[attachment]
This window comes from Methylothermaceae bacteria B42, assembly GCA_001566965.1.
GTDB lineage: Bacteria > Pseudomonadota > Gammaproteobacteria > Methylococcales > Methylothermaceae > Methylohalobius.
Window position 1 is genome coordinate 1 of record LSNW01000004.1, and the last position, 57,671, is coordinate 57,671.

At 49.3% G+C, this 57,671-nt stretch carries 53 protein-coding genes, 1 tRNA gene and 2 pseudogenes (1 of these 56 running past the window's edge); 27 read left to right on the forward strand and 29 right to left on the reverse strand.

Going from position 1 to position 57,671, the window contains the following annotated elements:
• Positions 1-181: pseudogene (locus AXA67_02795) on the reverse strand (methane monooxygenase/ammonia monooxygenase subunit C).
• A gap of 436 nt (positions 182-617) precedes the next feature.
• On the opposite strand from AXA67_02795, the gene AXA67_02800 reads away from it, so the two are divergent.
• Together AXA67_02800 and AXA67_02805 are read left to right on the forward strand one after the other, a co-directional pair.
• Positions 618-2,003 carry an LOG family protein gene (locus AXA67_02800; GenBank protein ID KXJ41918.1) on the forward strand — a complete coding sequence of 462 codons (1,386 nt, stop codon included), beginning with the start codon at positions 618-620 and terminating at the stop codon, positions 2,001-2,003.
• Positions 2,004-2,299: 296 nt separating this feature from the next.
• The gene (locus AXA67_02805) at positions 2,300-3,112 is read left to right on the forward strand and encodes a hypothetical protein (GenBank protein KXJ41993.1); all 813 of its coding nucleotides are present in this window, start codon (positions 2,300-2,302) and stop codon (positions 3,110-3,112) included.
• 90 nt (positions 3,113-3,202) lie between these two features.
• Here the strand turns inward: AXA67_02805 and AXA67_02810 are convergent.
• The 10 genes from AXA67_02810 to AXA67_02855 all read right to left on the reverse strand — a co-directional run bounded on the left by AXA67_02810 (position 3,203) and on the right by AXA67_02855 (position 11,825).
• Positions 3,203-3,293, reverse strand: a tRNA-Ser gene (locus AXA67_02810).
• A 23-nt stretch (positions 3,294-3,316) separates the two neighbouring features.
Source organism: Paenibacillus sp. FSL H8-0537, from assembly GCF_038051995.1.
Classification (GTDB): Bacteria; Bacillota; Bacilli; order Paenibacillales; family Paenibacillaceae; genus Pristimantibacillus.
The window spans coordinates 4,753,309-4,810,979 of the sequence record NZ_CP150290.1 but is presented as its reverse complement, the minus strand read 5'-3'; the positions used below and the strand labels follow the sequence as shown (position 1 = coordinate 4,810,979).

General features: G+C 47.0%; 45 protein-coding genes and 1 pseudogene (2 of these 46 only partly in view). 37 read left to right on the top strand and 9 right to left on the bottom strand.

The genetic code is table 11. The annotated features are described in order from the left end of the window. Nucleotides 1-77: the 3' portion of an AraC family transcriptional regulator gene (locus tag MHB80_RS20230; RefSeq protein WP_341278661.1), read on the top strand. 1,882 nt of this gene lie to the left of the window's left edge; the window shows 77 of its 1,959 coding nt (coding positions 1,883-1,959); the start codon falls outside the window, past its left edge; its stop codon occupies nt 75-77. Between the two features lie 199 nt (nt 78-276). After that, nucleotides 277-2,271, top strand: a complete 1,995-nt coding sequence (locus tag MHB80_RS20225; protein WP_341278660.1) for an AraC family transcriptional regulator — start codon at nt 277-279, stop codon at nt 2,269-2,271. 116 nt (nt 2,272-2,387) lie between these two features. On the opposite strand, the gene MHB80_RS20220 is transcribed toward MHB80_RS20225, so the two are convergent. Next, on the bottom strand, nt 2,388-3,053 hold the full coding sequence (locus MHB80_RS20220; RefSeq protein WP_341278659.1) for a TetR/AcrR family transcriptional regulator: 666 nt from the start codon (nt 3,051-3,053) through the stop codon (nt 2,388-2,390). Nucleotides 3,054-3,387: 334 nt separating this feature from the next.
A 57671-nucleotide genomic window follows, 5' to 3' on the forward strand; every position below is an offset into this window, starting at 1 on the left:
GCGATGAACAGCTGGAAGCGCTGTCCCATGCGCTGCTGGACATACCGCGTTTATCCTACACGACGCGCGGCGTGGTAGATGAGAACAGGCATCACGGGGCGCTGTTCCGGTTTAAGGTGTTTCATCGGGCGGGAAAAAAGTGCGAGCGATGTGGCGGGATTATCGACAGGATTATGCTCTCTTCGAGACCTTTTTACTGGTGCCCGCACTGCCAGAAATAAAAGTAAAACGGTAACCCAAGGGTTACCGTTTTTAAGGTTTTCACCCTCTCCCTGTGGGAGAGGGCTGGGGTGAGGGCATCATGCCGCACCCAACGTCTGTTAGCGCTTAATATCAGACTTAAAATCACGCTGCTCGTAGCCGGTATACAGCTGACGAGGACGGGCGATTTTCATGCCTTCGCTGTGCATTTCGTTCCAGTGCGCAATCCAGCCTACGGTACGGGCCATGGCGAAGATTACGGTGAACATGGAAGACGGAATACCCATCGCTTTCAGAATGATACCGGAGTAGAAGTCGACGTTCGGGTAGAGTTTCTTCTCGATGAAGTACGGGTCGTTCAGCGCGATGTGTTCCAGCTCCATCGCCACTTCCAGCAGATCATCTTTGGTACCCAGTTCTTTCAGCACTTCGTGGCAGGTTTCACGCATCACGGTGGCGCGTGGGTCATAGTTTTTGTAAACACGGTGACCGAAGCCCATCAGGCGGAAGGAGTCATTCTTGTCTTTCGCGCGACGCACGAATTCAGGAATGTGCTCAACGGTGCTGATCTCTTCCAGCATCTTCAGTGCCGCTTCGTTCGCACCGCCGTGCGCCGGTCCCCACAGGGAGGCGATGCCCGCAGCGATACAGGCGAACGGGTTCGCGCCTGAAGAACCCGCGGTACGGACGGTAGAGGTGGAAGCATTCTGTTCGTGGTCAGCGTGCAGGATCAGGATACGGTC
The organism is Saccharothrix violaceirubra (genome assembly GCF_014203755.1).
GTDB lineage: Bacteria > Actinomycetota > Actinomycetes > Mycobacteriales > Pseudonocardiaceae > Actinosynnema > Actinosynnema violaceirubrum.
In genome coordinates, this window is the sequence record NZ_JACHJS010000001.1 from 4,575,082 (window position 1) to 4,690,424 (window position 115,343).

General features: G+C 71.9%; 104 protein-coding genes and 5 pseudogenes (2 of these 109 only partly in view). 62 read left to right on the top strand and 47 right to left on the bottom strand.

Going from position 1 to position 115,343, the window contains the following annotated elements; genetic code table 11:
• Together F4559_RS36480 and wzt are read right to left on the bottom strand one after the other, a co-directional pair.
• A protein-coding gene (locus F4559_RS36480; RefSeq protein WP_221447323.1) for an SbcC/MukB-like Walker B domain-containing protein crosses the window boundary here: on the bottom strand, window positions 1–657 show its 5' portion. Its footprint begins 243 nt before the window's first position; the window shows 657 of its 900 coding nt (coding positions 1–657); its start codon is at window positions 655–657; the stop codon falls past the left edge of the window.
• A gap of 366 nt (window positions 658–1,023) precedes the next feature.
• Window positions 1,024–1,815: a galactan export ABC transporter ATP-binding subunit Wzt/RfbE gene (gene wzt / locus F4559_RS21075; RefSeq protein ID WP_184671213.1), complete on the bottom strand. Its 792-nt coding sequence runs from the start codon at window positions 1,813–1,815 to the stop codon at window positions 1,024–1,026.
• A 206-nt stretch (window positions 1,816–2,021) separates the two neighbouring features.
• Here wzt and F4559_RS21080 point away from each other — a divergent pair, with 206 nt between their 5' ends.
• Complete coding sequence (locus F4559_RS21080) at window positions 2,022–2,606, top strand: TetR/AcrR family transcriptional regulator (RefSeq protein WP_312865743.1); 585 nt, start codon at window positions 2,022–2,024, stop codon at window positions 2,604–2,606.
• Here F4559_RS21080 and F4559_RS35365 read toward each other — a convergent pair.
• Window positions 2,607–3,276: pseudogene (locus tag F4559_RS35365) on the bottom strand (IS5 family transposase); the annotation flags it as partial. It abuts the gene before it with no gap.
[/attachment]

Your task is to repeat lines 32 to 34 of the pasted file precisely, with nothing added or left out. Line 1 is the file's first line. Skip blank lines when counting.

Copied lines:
• A gap of 366 nt (window positions 658–1,023) precedes the next feature.
• Window positions 1,024–1,815: a galactan export ABC transporter ATP-binding subunit Wzt/RfbE gene (gene wzt / locus F4559_RS21075; RefSeq protein ID WP_184671213.1), complete on the bottom strand. Its 792-nt coding sequence runs from the start codon at window positions 1,813–1,815 to the stop codon at window positions 1,024–1,026.
• A 206-nt stretch (window positions 1,816–2,021) separates the two neighbouring features.